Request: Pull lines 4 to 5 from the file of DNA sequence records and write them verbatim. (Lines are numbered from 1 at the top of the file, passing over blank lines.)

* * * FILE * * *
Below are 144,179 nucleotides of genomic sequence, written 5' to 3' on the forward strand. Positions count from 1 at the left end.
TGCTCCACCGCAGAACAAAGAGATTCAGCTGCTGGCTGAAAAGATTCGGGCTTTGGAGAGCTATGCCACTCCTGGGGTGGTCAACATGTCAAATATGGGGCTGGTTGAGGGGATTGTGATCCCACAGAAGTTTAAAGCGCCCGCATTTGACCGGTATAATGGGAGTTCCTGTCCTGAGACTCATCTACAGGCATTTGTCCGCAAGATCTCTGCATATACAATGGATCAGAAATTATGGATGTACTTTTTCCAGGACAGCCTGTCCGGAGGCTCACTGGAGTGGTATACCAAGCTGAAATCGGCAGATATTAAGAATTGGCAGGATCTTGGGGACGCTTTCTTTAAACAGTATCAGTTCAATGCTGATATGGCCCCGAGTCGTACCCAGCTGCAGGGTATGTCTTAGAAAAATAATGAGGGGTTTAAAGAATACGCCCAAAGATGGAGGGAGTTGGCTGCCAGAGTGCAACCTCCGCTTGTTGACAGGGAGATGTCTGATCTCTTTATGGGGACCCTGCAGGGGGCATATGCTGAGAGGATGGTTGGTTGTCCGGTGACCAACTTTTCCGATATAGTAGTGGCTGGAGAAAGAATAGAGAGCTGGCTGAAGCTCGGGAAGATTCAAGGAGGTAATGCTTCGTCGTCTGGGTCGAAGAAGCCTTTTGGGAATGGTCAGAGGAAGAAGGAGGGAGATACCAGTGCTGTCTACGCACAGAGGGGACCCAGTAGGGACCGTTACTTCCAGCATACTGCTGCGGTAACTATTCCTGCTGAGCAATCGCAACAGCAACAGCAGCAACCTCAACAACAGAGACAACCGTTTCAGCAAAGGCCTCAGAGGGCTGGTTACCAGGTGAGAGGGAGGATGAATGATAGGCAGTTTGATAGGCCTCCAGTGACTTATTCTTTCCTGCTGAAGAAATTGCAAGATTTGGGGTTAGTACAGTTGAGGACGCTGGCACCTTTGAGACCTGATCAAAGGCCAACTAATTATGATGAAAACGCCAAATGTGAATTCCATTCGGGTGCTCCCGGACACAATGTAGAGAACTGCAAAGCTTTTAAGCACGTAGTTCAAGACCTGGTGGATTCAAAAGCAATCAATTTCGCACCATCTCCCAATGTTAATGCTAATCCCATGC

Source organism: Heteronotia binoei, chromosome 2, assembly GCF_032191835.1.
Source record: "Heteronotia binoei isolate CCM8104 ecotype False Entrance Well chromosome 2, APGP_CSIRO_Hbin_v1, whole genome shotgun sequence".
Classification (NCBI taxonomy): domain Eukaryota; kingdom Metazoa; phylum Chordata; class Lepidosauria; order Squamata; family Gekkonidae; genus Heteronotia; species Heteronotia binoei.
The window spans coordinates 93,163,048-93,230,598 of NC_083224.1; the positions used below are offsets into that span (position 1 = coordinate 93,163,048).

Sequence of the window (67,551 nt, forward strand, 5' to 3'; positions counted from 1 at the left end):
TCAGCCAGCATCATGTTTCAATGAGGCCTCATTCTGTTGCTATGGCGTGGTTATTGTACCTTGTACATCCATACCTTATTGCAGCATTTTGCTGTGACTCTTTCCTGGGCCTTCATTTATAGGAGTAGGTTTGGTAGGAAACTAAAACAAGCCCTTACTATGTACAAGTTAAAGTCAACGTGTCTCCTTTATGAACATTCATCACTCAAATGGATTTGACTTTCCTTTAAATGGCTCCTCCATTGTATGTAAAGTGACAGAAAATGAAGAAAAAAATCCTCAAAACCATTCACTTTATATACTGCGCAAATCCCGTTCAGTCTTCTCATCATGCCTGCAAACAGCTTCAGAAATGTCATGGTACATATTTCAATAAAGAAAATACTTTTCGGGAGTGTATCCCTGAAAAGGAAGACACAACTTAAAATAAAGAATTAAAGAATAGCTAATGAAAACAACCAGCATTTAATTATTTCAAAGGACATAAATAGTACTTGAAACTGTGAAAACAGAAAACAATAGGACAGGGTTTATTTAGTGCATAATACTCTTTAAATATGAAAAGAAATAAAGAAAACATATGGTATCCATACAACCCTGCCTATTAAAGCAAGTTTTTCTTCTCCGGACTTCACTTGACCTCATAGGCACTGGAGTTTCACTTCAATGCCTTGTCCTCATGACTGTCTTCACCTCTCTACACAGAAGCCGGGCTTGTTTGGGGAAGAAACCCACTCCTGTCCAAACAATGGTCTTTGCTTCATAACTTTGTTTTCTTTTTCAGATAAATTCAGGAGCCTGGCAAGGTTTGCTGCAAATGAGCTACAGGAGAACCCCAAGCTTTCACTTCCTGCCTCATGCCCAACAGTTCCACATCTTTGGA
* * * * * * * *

Source record: "Heteronotia binoei isolate CCM8104 ecotype False Entrance Well chromosome 2, APGP_CSIRO_Hbin_v1, whole genome shotgun sequence".
Classification (NCBI taxonomy): domain Eukaryota; kingdom Metazoa; phylum Chordata; class Lepidosauria; order Squamata; family Gekkonidae; genus Heteronotia; species Heteronotia binoei.